Hoover, Ala., has made another major stride toward energy self-sufficiency by using leftover cooking oil donated by local restaurants to fuel some of its municipal fleet.
The Montgomery Advertiser reported recently that the city made its first batch of biodiesel from waste vegetable oil and already has used it in two city vehicles. The Advertiser reports the city is able to process about 55 gallons of biodiesel at one time.
City fathers vow this is only the beginning. The city plans to expand biodiesel use if initial experiments work. No customizing of the vehicles is required to run the alternative fuel.
Yet, while Hoover is way ahead of the curve, one biofuels expert says they are by no means the only Alabama municipality striving for energy self-sufficiency.
Mark Hall, an Alabama Cooperative Extension System regional agent specializing in alternative fuel technology and education, cites Daphne Utilities, a water, sewer and gas utility serving 10,000 customers in and around the Gulf Coast city of Daphne, Ala., as another success story.
As in so many cases, necessity has been the mother of invention, according to Robert McElroy, who heads the company.
Like so many other utilities across Alabama and the nation, Daphne Utilities “faces many challenges associated with waste water treatment, particularly disposal issues related to oil and grease, and the impact of rising fuel costs,” McElroy says.
Oil and grease in sewer lines is a major source of line blockages leading to sewer spills,” he says, adding that both substances also complicate the waste-water treatment process.
Even so, McElroy says his company has managed to convert some of these liabilities into assets.
Daphne Utilities already collects between 400 and 500 gallons of waste oil per month and plans to expand its efforts with more collection sites. The city of Daphne also has enacted a so-called “Grease Ordinance,” requiring many commercial establishments to install grease traps, so that it also can be collected for disposal.
But Daphne Utilities still faces the challenge of disposing of the massive amounts of oil and grease generated by these recycling programs — the inspiration behind the company’s biodiesel program.
Currently all diesel-powered vehicles and heavy equipment associated with the utility operate with biodiesel. The utility also provides biodiesel to Daphne Public Works vehicles and equipment.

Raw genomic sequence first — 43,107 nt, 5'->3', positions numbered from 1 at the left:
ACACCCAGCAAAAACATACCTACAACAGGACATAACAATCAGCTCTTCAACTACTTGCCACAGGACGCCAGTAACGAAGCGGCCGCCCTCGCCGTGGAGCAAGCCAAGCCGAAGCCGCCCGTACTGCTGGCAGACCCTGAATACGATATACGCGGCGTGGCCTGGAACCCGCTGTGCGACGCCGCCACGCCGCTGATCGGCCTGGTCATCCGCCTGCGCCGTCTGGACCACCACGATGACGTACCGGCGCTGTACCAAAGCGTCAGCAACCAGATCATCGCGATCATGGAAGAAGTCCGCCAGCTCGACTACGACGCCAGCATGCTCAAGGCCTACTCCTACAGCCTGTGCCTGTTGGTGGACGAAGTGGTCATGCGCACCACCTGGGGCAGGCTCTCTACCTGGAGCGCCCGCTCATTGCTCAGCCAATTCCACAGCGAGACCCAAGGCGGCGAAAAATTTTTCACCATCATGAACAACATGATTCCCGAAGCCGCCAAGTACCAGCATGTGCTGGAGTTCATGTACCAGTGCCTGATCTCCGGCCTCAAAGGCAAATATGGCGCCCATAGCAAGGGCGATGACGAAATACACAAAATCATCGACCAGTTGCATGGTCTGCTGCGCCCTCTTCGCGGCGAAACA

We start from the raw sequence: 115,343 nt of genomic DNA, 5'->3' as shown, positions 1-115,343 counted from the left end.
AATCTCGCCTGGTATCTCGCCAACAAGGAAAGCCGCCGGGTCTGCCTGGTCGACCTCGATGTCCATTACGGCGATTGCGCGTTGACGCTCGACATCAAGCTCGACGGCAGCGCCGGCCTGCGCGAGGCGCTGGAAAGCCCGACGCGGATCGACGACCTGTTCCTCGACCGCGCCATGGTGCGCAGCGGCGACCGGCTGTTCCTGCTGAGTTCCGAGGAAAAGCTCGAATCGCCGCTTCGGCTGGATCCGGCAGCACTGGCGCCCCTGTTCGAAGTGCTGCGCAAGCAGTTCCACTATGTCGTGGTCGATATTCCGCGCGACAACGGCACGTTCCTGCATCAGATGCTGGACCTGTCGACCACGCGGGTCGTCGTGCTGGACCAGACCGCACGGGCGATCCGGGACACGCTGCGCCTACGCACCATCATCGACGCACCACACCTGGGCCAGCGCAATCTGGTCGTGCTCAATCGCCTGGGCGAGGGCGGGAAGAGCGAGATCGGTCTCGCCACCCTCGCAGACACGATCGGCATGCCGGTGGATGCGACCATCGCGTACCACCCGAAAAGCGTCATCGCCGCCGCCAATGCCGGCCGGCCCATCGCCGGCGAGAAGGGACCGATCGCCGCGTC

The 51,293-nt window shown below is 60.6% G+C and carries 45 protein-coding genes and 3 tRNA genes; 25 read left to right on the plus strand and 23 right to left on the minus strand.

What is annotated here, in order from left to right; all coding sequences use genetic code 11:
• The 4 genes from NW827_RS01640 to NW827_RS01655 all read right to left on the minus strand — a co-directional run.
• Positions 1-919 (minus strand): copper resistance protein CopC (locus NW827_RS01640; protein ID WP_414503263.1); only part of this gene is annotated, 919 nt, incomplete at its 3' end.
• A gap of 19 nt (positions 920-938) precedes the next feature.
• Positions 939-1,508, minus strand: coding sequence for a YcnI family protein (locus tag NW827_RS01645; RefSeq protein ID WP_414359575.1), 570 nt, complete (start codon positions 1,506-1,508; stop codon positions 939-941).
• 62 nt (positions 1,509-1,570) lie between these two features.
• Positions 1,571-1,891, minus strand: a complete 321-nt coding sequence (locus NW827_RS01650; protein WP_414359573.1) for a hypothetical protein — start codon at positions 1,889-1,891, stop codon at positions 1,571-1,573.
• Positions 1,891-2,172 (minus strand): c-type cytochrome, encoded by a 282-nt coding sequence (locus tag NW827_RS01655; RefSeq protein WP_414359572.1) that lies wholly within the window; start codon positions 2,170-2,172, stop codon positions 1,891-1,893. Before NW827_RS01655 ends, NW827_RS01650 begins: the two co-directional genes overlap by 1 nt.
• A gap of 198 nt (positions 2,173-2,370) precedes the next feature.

As the utility’s biodiesel processing capacity expands, McElroy expects that future additions to his fleet of vehicles will be biodiesel-compatible.
McElroy says the beauty of the program is that biodiesel fuel can be produced for less than what’s paid for retail or wholesale diesel, resulting in substantial fuel cost savings.
It even has begun developing products from the waste material left over from biodiesel processing, including soap, which then is distributed to local schools used in recycling education efforts aimed at the public.
Inspired by its local utility, the city of Daphne also has developed a biodiesel processing capability, using waste vegetable oil to power part of its municipal fleet.
In recognition of its efforts, Daphne Utility recently received the Alabama League of Municipalities 2007 Municipal Achievement Award.
Hall, who serves on Gov. Bob Riley’s Alternative Energy Committee, describes the efforts in Hoover, Daphne and other municipalities throughout Alabama as the beginning of a “cultural tidal wave” that will increase in magnitude as more public and private entities — municipalities, companies, universities and schools, among many other groups — develop alternative fuel initiatives of their own.
But as Hall stresses, biodiesel is only one option among many suitable for weaning Americans off foreign energy dependency.
“As I’ve stressed time and again, the solutions will be many,” Hall says. “We’re not going to have one type of plant serving as the panacea — people and organizations are working on a whole lot of things.
“By its very nature, the quest for energy self-sufficiency will be based on a whole lot of ideas culminating in a lot of different technologies."
Hall also cites efforts under way at the state level to edge Alabamians down the alternative fuels path. Earlier this year, for example, Gov. Bob Riley announced that the state’s fleet of vehicles would switch to ethanol. The state also is spending $324,000 to install a 12,000-gallon E-85 fuel tank and two pumps at the state Motor Pool, which has more than 207 vehicles available for state employees for in-state trips.